The House went home for the weekend. While it made no progress on the budget this week, Speaker McCarthy did manage to initiate an impeachment inquiry into President Biden in an unsuccessful attempt to appease the extremists. According to Jonathan Swan, Maggie Haberman and Alyce McFadden of the New York Times, those extremists have been conferring with Trump.
Representative Marjorie Taylor Greene (R-GA), who has led calls to impeach Biden, told the reporters that she told Trump she wanted the impeachment inquiry to be “long and excruciatingly painful for Joe Biden.” Ultimately, she says, she wants a “long list of names” of those she claims are involved in crimes with the Bidens, and when Trump wins the presidency in 2024, she wants “to go after every single one of them and use the Department of Justice to prosecute them.”
Today the independent counsel appointed by then-president Trump to investigate Biden’s son Hunter charged Hunter with three felonies related to the fact that he falsely claimed he was not using illegal drugs when he applied to buy a handgun that he owned for about 11 days in 2018. Los Angeles Times legal affairs columnist Harry Litman noted that in June, after five years of investigation, the Justice Department negotiated a plea agreement with Hunter Biden’s lawyers in which Biden would plead guilty to two tax offenses and receive probation, and a gun charge would be dropped after two years if he continued to stay drug-free.
Although Biden had taken the unusual step of retaining Trump’s appointee, then–U.S. attorney David Weiss, to continue to investigate Hunter even after Trump’s term ended, to avoid any appearance of interference, Republicans protested what they saw as preferential treatment for the president’s son, harassing Weiss’s team and FBI agents and their families. Then the deal fell apart for reasons unrelated to Hunter.
And now Weiss has brought more charges. Litman notes that “the charges Weiss brought are rarely pursued for their own sake. The department does bring such charges against defendants who use improperly obtained firearms to commit other crimes. And in one or two instances, prosecutors appear to have used such charges against defendants whom they knew to be particularly dangerous. But this indictment over an isolated lie by a relatively harmless firearm applicant seems to be without precedent.”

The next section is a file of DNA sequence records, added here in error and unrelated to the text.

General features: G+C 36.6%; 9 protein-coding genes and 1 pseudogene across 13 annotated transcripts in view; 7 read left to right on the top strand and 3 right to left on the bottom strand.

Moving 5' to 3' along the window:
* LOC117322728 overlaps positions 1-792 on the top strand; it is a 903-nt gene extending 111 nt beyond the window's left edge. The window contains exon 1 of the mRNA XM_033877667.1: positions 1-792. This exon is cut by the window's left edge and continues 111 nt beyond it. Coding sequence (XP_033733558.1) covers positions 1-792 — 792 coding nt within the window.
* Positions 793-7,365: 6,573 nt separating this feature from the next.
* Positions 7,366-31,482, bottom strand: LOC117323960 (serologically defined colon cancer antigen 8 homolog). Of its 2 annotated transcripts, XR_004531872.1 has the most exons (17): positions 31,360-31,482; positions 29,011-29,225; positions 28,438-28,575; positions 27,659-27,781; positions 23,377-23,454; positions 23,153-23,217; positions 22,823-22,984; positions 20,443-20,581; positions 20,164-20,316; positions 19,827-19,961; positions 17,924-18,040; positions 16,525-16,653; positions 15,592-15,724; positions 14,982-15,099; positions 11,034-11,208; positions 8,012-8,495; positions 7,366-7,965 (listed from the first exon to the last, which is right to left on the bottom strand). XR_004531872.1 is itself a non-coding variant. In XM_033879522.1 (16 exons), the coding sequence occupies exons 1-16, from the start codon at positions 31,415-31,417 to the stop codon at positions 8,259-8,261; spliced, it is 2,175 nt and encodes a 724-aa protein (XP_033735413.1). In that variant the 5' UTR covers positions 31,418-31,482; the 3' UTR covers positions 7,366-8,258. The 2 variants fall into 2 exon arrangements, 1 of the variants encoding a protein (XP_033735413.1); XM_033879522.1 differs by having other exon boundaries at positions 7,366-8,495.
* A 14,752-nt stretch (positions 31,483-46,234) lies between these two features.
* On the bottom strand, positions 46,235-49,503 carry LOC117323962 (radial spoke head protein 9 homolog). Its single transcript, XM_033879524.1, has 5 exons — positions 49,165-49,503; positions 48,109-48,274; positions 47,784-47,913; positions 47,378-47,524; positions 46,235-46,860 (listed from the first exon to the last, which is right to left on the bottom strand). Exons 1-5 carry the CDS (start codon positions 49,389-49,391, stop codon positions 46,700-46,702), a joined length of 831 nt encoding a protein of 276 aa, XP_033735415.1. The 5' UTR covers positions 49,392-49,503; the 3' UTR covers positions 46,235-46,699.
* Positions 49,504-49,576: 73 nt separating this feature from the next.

But, Litman notes, the Republicans now have something with which “to muddy the waters with respect to Trump’s multiple criminal indictments.” As if on cue, House Oversight Committee chair James Comer (R-KY) claimed that “[m]ountains of evidence reveals that Hunter Biden likely committed several felonies and Americans expect the Justice Department to apply the law equally. Today’s charges are a very small start, but unless U.S. Attorney Weiss investigates everyone involved in the fraud schemes and influence peddling, it will be clear President Biden’s DOJ is protecting Hunter Biden and the big guy.”
Yesterday, President Biden spoke at a campaign reception. “Everybody always asks about impeachment,” he said, but he didn’t think much about it. He noted that Greene had vowed to impeach him the first day she was elected, and said: “I get up every day…not focused on impeachment. I’ve got a job to do. I’ve got to deal with the issues that affect the American people every single solitary day.”
That focus today demonstrated the vision Biden and Vice President Kamala Harris have for the U.S. After yesterday’s meeting between Russia’s president Vladimir Putin and North Korea’s leader Kim Jong Un, U.S. national security advisor Jake Sullivan today held a trilateral call with his counterparts in Japan and South Korea, honoring the agreement forged at the historic trilateral summit of the three countries at Camp David in August. Together, they noted that North Korean arms exports to Russia would directly violate multiple U.N. Security Council resolutions, including ones for which Russia itself voted.